The council directive came as a committee strove to finish work on a comprehensive modernization of the Habitat Closures which border the putative opening of the so called “mortality” closed areas.
Peter Shelley, senior counsel at Conservation Law Foundation, said his organization would sue to prevent the opening of the closed areas. Also registering opposition were the groups Earthjustice and The Nature Conservancy. But the Environmental Defense Fund, which played an important role in the decision to create a catch share system for New England, argued conditionally for the opening of the closed areas, if sought by the sectors.
“While that larger important and significant analysis continues, we support the committee’s motion to conditionally consider exemption requests from individual sectors for access to groundfish closures that do not overlap with current (habitat) closures,” said Emilie Litsinger, New England Fisheries project manager for EDF.
“Whether or not access is granted to any sector should be transparent, temporary, and determined based on clear demonstration of the benefits of access in terms of high (catch per unit effort) for healthy stocks and low CPUE of weak stocks,” she added. “We believe that access should also require 100 percent at-sea monitoring to ensure that we are capturing total catch and accounting for all mortality.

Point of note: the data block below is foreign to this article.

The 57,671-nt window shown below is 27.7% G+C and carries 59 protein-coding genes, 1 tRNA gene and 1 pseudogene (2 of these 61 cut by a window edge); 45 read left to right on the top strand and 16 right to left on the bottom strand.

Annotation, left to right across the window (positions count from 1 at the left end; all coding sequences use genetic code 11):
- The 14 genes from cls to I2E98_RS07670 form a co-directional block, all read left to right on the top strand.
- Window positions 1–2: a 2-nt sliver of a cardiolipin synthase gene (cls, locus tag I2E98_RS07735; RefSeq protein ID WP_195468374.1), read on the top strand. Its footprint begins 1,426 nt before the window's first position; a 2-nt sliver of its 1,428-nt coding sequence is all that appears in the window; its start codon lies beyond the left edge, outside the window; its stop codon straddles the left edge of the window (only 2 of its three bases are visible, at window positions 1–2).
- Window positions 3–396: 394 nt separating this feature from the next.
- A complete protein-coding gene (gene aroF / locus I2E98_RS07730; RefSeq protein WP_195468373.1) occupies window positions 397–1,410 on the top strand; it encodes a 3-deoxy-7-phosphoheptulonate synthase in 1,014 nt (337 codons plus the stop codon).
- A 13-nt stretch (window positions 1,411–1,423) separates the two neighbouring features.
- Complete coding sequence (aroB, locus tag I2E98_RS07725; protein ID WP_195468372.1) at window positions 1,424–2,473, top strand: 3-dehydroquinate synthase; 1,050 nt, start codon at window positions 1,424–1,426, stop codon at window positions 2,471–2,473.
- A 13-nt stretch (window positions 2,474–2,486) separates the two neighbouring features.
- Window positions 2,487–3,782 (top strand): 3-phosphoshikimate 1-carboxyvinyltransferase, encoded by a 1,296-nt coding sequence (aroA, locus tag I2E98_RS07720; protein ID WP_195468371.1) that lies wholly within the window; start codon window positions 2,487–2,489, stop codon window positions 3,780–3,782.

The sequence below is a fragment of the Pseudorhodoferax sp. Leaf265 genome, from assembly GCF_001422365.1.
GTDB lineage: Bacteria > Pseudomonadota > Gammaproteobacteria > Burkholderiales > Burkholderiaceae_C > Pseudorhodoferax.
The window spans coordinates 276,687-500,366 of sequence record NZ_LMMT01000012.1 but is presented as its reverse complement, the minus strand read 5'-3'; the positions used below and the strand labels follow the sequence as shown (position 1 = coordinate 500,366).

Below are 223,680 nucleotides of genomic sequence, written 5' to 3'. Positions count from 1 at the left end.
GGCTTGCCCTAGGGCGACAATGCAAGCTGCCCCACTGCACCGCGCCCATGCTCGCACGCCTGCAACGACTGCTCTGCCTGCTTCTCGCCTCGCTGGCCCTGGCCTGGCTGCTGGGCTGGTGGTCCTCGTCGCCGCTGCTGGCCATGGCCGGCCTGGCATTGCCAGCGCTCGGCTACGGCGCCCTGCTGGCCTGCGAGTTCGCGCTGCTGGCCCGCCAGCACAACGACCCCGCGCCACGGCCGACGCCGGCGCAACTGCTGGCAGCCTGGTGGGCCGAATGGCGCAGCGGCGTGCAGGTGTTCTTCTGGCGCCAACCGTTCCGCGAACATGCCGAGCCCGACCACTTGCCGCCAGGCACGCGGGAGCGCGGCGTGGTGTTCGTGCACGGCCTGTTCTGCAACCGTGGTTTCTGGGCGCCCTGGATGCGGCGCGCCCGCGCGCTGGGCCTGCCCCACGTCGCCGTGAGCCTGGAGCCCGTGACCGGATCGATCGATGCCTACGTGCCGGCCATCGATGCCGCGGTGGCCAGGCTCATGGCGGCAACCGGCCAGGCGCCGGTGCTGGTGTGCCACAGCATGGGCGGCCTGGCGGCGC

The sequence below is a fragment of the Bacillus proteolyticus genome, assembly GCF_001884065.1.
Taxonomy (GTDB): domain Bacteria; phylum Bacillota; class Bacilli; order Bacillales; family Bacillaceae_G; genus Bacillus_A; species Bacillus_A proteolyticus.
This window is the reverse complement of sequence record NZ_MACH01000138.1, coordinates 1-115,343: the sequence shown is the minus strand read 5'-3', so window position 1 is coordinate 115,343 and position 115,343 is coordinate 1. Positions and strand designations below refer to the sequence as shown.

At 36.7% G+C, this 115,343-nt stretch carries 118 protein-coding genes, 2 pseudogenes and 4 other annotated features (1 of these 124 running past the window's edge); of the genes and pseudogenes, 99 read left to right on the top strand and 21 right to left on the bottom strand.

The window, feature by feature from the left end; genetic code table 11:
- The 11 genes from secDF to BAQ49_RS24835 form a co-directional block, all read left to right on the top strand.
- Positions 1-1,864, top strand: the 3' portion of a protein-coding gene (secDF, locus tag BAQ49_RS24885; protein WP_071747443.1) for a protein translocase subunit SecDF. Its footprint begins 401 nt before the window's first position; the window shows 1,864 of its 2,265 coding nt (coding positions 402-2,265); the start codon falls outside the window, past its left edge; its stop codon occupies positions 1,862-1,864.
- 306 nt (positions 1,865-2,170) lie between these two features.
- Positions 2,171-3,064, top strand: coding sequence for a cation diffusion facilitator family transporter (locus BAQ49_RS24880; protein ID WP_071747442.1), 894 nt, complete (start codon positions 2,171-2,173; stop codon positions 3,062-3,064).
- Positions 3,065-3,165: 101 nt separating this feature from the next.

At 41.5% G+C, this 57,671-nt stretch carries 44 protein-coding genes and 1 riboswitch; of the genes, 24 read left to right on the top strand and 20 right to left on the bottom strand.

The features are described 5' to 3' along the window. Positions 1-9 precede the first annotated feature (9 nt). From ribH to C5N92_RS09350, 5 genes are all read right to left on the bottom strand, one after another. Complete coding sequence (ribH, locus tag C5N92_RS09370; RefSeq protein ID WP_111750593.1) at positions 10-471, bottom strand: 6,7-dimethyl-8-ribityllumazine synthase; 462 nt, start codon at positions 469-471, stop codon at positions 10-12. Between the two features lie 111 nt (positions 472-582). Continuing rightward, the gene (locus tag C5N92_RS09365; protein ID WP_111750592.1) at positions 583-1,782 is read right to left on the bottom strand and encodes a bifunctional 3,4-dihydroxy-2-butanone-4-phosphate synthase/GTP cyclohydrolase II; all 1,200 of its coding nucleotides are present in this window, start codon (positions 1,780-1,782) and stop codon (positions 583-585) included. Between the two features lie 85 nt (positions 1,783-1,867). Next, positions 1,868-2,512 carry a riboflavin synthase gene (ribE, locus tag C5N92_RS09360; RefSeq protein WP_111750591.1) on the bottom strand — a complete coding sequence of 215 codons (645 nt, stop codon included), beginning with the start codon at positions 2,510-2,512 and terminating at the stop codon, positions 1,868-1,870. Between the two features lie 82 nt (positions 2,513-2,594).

Fishery council member David Goethel, a Hampton, N.H., groundfisherman, said mortality closures have had enough time — 16 years — to prove themselves a wellspring for the stocks.
“We should be overflowing with groundfish; instead we have a disaster,” said Goethel, who said the closed areas should be opened.
“When the Northeast groundfish fishery transitioned to hard total allowable catches,” the Northeast Seafood Coalition said in statement, “it was understood the measures that continued to exist under the old mortality controls would be removed. Sectors are now in the third year of operations and very little has been done to remove the artifacts of the old system, other than removing trip limits. Areas fishermen could gain access to (via the request of sectors) are conservative and will not overlap existing habitat areas or new areas being considered under the larger habitat amendment currently under development.”